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“With Great Power Comes great responsibility”
CrossFit as both a sport and a fitness modality possesses within itself the ability to dramatically change us physically, emotionally, and mentally. It can sculpt our bodies, mold our confidence, and emotionally connect us to people we otherwise would never have known. The positives of crossfit are numerous and profound, and hopefully you have personally experienced this as well. On the other side of the coin, CrossFit is certainly not without it’s risks, and recently the media has tried to display CrossFit in a way that would make the average person fear stepping in a CrossFit gym. What we would like to discuss is what these risks are, why we do things the way we do, and what you can do as an individual to maximize your benefit and minimize your risk.
CrossFit is an intense physical activity, intense at relative levels, but intense none the less. With any intense physical exercise or sport there is always a risk of injury, heck forget exercise even in life! (we’ve heard more stories of injuries doing yard and house work then we’ve had at the gym!) The simple fact is the human body is not indestructible (though we are striving to get as close as possible!) and we need to take measures to be as safe as possible, especially if CrossFit is your “fitness” modality, and not a competitive sport for you.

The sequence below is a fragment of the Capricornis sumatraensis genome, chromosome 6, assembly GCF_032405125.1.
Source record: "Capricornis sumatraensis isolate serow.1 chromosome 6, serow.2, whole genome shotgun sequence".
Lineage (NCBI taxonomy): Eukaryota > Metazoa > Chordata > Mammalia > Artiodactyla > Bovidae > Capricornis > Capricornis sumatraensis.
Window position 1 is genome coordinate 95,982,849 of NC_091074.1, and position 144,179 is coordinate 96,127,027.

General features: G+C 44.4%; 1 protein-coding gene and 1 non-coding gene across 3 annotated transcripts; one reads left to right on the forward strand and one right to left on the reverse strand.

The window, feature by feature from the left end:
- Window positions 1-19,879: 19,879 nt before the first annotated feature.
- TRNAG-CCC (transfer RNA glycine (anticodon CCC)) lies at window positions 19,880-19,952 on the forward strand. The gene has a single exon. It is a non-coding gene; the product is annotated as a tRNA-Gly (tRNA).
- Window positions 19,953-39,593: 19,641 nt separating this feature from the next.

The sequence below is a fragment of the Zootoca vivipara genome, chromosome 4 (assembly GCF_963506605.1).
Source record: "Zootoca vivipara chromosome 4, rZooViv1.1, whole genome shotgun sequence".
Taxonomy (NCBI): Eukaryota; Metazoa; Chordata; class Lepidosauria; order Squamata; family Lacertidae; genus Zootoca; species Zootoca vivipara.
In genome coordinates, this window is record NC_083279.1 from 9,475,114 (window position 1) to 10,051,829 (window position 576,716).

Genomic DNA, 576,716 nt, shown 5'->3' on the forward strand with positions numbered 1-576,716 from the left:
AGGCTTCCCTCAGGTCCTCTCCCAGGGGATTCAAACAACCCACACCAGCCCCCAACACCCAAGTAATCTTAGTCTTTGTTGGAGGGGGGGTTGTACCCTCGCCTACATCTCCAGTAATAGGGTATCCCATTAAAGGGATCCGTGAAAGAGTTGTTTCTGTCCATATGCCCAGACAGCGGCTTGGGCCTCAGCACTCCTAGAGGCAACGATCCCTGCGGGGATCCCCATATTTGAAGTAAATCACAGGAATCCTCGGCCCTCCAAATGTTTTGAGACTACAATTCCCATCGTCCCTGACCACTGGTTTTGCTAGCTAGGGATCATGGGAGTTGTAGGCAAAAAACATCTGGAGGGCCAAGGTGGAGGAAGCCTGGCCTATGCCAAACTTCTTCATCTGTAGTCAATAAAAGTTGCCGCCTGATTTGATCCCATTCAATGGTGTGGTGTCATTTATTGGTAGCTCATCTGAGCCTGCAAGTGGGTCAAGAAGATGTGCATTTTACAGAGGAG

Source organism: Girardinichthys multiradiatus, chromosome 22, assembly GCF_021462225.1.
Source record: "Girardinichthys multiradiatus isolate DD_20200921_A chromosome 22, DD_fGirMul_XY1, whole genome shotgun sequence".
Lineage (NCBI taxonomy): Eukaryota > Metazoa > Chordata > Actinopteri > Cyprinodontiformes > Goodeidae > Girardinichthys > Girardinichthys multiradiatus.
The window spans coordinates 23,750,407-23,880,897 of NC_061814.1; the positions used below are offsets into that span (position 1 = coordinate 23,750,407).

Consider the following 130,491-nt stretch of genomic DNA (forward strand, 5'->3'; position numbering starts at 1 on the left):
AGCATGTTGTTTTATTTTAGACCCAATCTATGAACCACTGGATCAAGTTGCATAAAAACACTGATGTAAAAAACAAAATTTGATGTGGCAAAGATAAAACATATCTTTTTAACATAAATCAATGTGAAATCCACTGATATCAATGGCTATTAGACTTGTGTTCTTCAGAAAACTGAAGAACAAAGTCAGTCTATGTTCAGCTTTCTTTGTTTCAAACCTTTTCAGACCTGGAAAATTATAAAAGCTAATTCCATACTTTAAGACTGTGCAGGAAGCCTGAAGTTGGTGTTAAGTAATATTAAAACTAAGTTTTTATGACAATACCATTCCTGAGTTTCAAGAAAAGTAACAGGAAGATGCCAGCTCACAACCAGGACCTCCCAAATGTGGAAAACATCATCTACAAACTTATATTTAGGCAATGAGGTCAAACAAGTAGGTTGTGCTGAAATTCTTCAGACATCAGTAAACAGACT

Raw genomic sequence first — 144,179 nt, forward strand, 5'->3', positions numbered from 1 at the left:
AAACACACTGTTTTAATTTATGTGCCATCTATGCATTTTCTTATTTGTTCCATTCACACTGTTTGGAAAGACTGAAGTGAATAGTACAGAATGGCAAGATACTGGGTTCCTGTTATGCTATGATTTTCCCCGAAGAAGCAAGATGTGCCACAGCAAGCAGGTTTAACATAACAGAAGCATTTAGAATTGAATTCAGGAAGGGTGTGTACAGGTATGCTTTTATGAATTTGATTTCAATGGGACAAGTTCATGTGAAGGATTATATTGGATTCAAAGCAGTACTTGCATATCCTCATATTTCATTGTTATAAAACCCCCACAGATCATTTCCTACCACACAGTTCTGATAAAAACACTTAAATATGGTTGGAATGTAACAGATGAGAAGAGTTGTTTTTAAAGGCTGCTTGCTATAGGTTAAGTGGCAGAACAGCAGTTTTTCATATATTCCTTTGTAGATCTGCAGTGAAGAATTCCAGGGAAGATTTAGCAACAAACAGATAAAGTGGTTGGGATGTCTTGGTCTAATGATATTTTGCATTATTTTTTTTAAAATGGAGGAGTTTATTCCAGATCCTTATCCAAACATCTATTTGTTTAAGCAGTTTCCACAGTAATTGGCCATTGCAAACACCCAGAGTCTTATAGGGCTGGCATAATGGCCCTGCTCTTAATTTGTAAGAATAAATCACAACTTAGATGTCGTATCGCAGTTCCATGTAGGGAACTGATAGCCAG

Having said that lets reinforce the greatest mechanism you have to prevent injury…. CONSISTENTLY AND PERMANENTLY DEDICATING YOURSELF TO THE TECHNICALLY PERFECT EXECUTION OF ALL MOVEMENTS. I think we should make everyone solemnly swear on a bible to do so. If we asked you as an individual how to correctly perform a certain movement (once past the introductory stage of your CrossFit life) I’m sure many of you could easily describe the important points, yet its revoltingly common for the most seasoned of us to continually exhibit the same movement faults even when you are well aware the correct technique points. Why does this happen? The first and most obvious is fatigue, movement quality suffers under fatigue, but thats why we need to be so diligent at all times in only allowing ourselves to practice perfect movements, so that when fatigued our body reverts back to the only movement pattern it knows, the correct one. The more you “respect” a movement the easier it is to keep it solid when you’re looking at the tail end of a brutal met-con. We squat, hinge, and do some kind of pushup nearly everyday for this reason. If you have a technical flaw in this base movement how can you expect to successfully graduate and add load to it? The best thing you can do to help this is keep track of the coaching cues you are given in your TRAINING LOG so as to not make the same mistakes repeatedly. You will continue hear us hammer this point home, and we sincerely hope you will respect even the simplest of movements in order to keep yourself healthy in the long run.